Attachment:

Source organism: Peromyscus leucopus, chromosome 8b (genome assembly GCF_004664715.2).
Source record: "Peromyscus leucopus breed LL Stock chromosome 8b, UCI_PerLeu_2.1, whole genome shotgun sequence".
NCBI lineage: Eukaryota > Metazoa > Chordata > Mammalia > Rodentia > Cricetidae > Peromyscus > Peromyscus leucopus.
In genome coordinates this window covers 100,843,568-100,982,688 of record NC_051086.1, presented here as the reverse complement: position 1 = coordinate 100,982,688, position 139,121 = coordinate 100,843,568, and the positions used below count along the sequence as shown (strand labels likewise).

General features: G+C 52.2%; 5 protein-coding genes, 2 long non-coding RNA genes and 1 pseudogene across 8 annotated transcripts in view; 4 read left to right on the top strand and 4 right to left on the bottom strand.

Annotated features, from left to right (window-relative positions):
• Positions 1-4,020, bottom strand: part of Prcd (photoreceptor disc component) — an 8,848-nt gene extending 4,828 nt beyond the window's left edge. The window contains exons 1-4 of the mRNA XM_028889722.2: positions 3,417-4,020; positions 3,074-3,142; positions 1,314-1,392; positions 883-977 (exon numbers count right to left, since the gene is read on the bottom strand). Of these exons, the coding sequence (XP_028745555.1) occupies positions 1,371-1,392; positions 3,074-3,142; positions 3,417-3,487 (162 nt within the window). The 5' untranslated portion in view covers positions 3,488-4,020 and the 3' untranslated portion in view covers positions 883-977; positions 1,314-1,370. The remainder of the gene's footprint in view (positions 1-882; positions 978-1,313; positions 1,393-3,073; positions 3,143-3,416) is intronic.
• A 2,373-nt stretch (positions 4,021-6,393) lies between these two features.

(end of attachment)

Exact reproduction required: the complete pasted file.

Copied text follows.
Source organism: Peromyscus leucopus, chromosome 8b (genome assembly GCF_004664715.2).
Source record: "Peromyscus leucopus breed LL Stock chromosome 8b, UCI_PerLeu_2.1, whole genome shotgun sequence".
NCBI lineage: Eukaryota > Metazoa > Chordata > Mammalia > Rodentia > Cricetidae > Peromyscus > Peromyscus leucopus.
In genome coordinates this window covers 100,843,568-100,982,688 of record NC_051086.1, presented here as the reverse complement: position 1 = coordinate 100,982,688, position 139,121 = coordinate 100,843,568, and the positions used below count along the sequence as shown (strand labels likewise).

General features: G+C 52.2%; 5 protein-coding genes, 2 long non-coding RNA genes and 1 pseudogene across 8 annotated transcripts in view; 4 read left to right on the top strand and 4 right to left on the bottom strand.

Annotated features, from left to right (window-relative positions):
• Positions 1-4,020, bottom strand: part of Prcd (photoreceptor disc component) — an 8,848-nt gene extending 4,828 nt beyond the window's left edge. The window contains exons 1-4 of the mRNA XM_028889722.2: positions 3,417-4,020; positions 3,074-3,142; positions 1,314-1,392; positions 883-977 (exon numbers count right to left, since the gene is read on the bottom strand). Of these exons, the coding sequence (XP_028745555.1) occupies positions 1,371-1,392; positions 3,074-3,142; positions 3,417-3,487 (162 nt within the window). The 5' untranslated portion in view covers positions 3,488-4,020 and the 3' untranslated portion in view covers positions 883-977; positions 1,314-1,370. The remainder of the gene's footprint in view (positions 1-882; positions 978-1,313; positions 1,393-3,073; positions 3,143-3,416) is intronic.
• A 2,373-nt stretch (positions 4,021-6,393) lies between these two features.